It’s been a long time since I found a game I truly connected to.
In fact, I’ve never really replicated that feeling since I first played Skyrim. So after years of playing games I didn’t really love, along came a chance encounter with Epistory: Typing Chronicles, a revolutionary indie game from Fishing Cactus that has captivated my heart with its simplistic beauty.
Several weeks ago my boyfriend said to me in passing, “I’ve seen a game I think you might like”. It was called Epistory: Typing Chronicles and I’d never heard of it before. After closer inspection I saw it was an indie game from Fishing Cactus that incorporates typing into its mechanics. From the get go, the game is visually stunning. Even the main menu screen is done in a sophisticated manner. Each crease of every corner, platform, blade of grass is done in the most beautifully simplistic way, without badly rendering the graphics. In fact, the decision to have such bright, block colours makes the game all the more enchanting, as you soon find out once you begin playing.
The game is based in an origami world with each scene appearing as an unfolding platform, floating on water, in the sky, or even underground in some cases. Every scene has a fairly simple colour scheme, but each is very different. From lush green fields to abandoned factories, to the inside of a volcano, Epistory has created each level with a kind of effortless precision, with beautiful effects and an immersive soundtrack to boot.
Our protagonist (and only person we are aware of in the game) is an anonymous blonde girl who wanders this world on the back of a three tailed fox. What’s my favourite animal, you ask? Take a guess.
Not only does this girl ride a (pretty awesome) fox, she also uses the power of words as her weapon. Instead of wielding a sword and shield, our nameless character seeks to find specific words which the player has to type on their keyboard in order to procure every action they want to take. From battling monsters to making a path through the forest, Epistory uses a variety of themed words during each level, with progressive length. Within every day activities expect simple words like “red”, “fire”, “warm” and “heat”. However, during one of the few boss fights, in which swarms of enemies make their way towards you at varying speeds, be prepared to start furiously typing random and long words you may very scarcely use such as “biopharmaceutical” or “inappropriateness”.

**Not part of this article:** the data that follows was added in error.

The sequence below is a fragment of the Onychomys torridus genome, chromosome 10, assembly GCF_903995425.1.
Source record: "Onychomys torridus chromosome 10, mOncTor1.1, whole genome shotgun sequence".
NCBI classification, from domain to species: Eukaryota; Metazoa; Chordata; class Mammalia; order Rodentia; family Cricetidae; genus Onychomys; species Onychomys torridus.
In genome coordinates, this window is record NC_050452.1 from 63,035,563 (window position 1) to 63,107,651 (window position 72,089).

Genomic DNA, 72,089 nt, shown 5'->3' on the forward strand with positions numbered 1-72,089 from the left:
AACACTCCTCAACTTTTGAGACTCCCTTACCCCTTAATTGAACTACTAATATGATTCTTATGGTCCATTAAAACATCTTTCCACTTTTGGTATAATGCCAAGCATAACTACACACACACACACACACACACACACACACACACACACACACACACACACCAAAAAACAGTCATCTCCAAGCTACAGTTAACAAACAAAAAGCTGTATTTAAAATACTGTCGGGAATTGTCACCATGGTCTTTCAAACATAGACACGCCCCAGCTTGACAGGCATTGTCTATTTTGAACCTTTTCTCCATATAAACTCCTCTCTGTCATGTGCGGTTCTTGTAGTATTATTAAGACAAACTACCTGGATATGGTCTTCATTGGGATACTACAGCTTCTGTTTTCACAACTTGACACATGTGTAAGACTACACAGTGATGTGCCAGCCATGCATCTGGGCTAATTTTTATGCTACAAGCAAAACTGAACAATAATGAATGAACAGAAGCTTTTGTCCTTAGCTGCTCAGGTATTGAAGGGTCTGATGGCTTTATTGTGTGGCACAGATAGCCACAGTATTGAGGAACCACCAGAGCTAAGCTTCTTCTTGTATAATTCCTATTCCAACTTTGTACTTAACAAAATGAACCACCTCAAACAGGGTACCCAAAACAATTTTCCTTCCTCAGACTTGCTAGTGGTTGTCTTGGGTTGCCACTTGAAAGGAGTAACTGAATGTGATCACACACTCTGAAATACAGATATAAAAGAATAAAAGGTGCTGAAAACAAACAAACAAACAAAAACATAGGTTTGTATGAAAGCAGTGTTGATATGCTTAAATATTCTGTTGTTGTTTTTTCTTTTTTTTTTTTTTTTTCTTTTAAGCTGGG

A simple task on the surface, but one which requires more concentration than I remember ever putting into a boss fight for a long time. I have a mild advantage as I have taught myself to touch type, however, even I had to turn the difficulty down for a couple of the battles because I was struggling so much. I attempted one boss fight about 18 times before sticking it on easy and doing it in two tries. In addition, the movement mechanics can be tricky to master at first. Getting around the zig-zagging diagonals of the levels can be a task in itself with only WASD to guide you. For more amateur players it may require a little bit of practice time before you really sink your teeth into the different levels.
Despite the intense final battles, each level is nothing but a gift to its players. As you progress, so does the narrator’s story which eventually explains why we have ended up in an origami world full of monsters. Each level also comes with its own cryptic language, which you must learn by completing the puzzles and challenges each area presents to you. Every time you “learn” a new language, you are given a new attack to kill certain foes. For instance, you learn the “fire” language after the first level, but you can only kill enemies with red writing above them with that language. This gets a little more complicated when you have five different languages at your disposal, each requiring you to type the name of said language before you can use it. Again, boss fights are ridiculously challenging, but also impossibly rewarding.
Every inch of this game is a masterpiece, and no part of it doesn’t deserve huge recognition. The developers even released the soundtrack as a DLC on Steam, which is another highlight to add. The only major problem I have with it is that there isn’t enough! Full gameplay can take players anywhere between 12 and 100 hours, depending on their ability. I took more time on it, purely so I could just enjoy the scenery and totally immerse myself into the dappled glow of a paper tree, but if I had just played the game straight through it wouldn’t have taken me longer than a couple of days.
Whilst it may be a little difficult for some players – especially those that aren’t used to typing much – for those who are willing to get to grips with its mechanics, the content that has been produced is nothing short of exceptional. A dash away from sheer perfection in my eyes. With i’s delicate and intricate design, flawless dynamics, interesting story and a completely unique title on the market, Epistory: Typing Chronicles is worth every second of play time.